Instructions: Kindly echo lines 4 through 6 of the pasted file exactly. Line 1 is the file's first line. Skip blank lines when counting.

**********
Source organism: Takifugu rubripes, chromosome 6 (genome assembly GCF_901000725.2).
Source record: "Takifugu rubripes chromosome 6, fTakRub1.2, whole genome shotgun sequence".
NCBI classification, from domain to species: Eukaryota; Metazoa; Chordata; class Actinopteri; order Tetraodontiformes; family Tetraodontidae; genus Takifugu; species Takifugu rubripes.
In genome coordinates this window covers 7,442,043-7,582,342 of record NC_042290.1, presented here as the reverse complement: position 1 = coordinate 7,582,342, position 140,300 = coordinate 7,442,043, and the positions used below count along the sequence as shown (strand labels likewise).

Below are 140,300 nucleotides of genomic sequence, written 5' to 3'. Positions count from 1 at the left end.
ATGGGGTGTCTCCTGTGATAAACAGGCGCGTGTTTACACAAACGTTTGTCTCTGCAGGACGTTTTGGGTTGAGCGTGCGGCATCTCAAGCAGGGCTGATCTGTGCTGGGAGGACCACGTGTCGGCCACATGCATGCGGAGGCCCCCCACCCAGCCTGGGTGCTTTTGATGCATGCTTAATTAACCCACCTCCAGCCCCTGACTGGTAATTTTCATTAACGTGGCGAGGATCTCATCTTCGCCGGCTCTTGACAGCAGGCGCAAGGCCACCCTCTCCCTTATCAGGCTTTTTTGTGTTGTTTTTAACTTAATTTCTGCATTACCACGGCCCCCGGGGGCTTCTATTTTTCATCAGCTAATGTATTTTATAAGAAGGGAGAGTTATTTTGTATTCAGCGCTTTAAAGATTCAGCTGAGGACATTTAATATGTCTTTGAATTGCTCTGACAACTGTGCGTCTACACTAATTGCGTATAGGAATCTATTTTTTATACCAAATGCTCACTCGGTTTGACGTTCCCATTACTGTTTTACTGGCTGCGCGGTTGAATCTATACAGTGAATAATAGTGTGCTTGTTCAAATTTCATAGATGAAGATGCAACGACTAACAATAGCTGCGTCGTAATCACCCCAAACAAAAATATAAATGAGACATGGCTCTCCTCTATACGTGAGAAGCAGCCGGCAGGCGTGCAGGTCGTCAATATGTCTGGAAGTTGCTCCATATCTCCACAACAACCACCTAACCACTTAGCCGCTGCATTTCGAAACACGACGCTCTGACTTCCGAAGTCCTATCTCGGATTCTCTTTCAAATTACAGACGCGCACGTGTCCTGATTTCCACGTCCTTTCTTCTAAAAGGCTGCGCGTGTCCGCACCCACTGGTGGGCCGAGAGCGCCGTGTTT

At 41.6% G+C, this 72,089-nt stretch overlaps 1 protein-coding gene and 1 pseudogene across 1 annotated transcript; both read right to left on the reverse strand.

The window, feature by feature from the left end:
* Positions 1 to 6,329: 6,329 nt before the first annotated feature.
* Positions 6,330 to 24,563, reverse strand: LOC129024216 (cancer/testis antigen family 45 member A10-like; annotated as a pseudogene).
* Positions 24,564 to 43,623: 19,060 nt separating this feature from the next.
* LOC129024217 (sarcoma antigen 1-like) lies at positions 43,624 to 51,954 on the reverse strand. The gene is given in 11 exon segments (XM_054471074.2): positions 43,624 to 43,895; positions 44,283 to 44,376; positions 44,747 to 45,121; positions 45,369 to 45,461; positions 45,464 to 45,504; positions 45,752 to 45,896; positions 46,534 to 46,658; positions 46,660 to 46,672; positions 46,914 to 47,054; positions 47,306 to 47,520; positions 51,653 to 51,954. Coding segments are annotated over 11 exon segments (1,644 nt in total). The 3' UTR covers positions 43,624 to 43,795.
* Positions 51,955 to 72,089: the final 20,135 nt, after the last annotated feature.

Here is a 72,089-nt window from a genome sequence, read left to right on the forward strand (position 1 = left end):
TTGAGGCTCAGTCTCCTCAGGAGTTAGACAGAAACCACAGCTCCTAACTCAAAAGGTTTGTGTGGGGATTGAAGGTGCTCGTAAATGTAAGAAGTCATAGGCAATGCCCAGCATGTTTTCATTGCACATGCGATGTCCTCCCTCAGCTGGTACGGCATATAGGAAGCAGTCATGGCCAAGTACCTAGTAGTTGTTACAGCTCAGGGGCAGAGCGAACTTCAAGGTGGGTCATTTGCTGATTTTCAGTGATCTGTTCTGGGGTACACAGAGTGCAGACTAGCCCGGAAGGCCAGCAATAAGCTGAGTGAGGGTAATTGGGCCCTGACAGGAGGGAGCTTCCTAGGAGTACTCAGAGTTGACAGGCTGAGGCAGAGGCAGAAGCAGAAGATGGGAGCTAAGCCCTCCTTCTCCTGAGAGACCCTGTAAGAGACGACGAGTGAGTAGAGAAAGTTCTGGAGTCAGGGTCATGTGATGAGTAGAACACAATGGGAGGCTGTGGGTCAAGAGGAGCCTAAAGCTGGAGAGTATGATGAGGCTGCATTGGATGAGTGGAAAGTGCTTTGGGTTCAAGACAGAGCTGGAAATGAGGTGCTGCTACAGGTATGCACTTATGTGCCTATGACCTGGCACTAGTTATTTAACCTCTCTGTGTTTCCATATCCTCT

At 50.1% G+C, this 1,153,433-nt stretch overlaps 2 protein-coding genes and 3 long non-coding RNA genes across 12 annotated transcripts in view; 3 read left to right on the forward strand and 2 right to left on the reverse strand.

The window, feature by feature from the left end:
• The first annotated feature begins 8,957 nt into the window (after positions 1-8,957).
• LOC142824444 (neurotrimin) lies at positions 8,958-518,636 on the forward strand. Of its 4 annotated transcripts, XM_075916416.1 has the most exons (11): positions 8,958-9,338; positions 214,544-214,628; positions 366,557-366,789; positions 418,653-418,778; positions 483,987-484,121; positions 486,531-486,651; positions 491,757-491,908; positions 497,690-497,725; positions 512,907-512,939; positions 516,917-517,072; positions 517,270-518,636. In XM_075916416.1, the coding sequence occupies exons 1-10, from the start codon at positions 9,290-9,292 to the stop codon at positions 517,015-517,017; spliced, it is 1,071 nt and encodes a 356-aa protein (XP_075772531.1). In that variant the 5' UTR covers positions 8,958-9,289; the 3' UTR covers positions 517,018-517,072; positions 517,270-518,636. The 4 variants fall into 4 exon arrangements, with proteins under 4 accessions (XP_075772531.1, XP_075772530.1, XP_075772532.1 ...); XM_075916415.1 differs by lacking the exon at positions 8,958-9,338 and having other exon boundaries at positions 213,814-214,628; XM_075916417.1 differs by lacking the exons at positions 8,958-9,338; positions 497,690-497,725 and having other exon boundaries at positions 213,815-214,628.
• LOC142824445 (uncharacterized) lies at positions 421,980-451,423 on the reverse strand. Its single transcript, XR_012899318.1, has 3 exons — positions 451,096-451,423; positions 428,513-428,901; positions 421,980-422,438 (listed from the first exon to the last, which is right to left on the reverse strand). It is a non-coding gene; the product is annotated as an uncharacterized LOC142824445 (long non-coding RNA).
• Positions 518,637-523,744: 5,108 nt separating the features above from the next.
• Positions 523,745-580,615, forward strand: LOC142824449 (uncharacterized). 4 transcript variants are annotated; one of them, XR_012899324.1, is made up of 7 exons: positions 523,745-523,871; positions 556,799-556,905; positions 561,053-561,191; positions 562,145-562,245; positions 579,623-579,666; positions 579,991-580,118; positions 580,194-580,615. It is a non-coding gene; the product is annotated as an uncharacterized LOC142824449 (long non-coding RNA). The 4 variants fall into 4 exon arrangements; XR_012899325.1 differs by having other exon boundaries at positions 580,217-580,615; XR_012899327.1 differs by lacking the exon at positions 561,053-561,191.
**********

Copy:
In genome coordinates this window covers 7,442,043-7,582,342 of record NC_042290.1, presented here as the reverse complement: position 1 = coordinate 7,582,342, position 140,300 = coordinate 7,442,043, and the positions used below count along the sequence as shown (strand labels likewise).

Below are 140,300 nucleotides of genomic sequence, written 5' to 3'. Positions count from 1 at the left end.
ATGGGGTGTCTCCTGTGATAAACAGGCGCGTGTTTACACAAACGTTTGTCTCTGCAGGACGTTTTGGGTTGAGCGTGCGGCATCTCAAGCAGGGCTGATCTGTGCTGGGAGGACCACGTGTCGGCCACATGCATGCGGAGGCCCCCCACCCAGCCTGGGTGCTTTTGATGCATGCTTAATTAACCCACCTCCAGCCCCTGACTGGTAATTTTCATTAACGTGGCGAGGATCTCATCTTCGCCGGCTCTTGACAGCAGGCGCAAGGCCACCCTCTCCCTTATCAGGCTTTTTTGTGTTGTTTTTAACTTAATTTCTGCATTACCACGGCCCCCGGGGGCTTCTATTTTTCATCAGCTAATGTATTTTATAAGAAGGGAGAGTTATTTTGTATTCAGCGCTTTAAAGATTCAGCTGAGGACATTTAATATGTCTTTGAATTGCTCTGACAACTGTGCGTCTACACTAATTGCGTATAGGAATCTATTTTTTATACCAAATGCTCACTCGGTTTGACGTTCCCATTACTGTTTTACTGGCTGCGCGGTTGAATCTATACAGTGAATAATAGTGTGCTTGTTCAAATTTCATAGATGAAGATGCAACGACTAACAATAGCTGCGTCGTAATCACCCCAAACAAAAATATAAATGAGACATGGCTCTCCTCTATACGTGAGAAGCAGCCGGCAGGCGTGCAGGTCGTCAATATGTCTGGAAGTTGCTCCATATCTCCACAACAACCACCTAACCACTTAGCCGCTGCATTTCGAAACACGACGCTCTGACTTCCGAAGTCCTATCTCGGATTCTCTTTCAAATTACAGACGCGCACGTGTCCTGATTTCCACGTCCTTTCTTCTAAAAGGCTGCGCGTGTCCGCACCCACTGGTGGGCCGAGAGCGCCGTGTTT